JEFFERSON CITY - Small business owners from around mid-Missouri met Monday for a panel discussion about running for government office. Panelists included U.S. Rep. Blaine Luetkemeyer, Missouri Sen. Mike Kehoe, Missouri Rep. Mike Bernskoetter, Western District Commissioner Chris Wrigley, and Jefferson City Mayor Eric Struemph, all Republicans.
The National Federation of Independent Business (NFIB) held the discussion, and each panelist addressed the crowd before opening up the floor for questions. Rep. Luetkemeyer urged small business owners to run for office saying, "You are the ones that make this country move. You're the ones that make this country great. You're the ones that make this country work, and yet, the administration's policies are very punitive to the point where they're driving many, many small business people out of business." He followed by saying, "It's not my government, it's our government, and as a result, I'm there to help you have access to it."
One issue that seemed to have a great impact on most members of the crowd concerned unemployment benefits. Most of the small business owners expressed how difficult it is hiring new employees when they can't offer the same benefits as unemployment does. Sen. Kehoe said, "When it comes to job creation, it's up to us. It's small businesses that are doing it." Kehoe urged the small business owners to run for office so they can change these policies and make it easier to create more jobs and move the economy forward.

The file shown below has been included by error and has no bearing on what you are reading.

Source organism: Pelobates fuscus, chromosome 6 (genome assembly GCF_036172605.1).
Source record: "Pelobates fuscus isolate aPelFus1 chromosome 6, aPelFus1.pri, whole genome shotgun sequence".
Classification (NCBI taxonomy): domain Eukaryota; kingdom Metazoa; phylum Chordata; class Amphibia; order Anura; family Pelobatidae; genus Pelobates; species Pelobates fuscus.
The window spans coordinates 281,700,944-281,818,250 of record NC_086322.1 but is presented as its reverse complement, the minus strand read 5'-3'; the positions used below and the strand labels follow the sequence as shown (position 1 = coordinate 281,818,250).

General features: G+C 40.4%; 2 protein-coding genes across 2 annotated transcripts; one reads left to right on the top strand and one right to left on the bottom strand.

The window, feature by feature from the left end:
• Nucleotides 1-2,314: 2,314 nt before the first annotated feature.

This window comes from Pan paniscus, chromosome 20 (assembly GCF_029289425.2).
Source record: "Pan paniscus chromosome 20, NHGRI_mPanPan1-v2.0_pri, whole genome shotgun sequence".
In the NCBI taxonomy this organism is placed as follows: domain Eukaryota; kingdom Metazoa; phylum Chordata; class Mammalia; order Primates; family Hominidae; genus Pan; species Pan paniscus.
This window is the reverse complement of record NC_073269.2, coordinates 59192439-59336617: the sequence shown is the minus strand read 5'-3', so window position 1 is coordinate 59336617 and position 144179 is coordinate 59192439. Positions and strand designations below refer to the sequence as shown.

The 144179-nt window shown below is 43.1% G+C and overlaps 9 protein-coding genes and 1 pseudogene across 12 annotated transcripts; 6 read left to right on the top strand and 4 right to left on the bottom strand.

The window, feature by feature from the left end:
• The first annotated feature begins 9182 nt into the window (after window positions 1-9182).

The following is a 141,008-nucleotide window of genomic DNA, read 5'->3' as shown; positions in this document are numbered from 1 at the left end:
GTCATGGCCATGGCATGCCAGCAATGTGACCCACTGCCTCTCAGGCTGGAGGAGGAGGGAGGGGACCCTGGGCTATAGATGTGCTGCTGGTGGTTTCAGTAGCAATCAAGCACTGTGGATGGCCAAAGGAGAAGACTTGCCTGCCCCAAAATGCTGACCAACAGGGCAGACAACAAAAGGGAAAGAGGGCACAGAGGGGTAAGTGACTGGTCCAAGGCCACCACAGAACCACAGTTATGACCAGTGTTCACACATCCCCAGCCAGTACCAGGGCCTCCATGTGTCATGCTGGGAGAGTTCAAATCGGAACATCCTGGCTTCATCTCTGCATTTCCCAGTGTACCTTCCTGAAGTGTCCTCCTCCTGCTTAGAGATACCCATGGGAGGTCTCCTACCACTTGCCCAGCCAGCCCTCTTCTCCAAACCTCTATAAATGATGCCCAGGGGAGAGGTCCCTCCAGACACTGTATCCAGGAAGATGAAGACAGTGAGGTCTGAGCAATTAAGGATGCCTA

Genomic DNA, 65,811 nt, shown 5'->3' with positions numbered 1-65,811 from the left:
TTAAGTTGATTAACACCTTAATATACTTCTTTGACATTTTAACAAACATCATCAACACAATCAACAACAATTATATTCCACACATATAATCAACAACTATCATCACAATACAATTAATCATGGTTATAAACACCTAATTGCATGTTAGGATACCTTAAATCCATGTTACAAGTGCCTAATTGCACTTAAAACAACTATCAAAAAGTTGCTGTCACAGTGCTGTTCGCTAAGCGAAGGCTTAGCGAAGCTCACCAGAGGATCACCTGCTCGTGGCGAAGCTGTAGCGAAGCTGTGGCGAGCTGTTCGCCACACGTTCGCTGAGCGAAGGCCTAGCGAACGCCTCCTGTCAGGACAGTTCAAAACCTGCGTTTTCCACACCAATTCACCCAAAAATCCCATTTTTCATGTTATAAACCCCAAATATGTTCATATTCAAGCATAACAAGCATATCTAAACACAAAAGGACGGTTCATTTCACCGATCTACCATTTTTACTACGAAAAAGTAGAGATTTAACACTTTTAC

While the panel mostly discussed the pros of small business owners in government positions, Rep. Bernskoetter and Commissioner Wrigley both warned about the cons saying it takes a lot of dedication and time away from your business. Linda Nichols is a small business owner who was in attendance and agreed. Nichols said it takes a business owner with a tough exterior to be successful in office. "You can't have your own agenda. You have to have everyone's agenda in mind," Nichols said. Nichols also urged the public to get involved now instead of waiting for elections.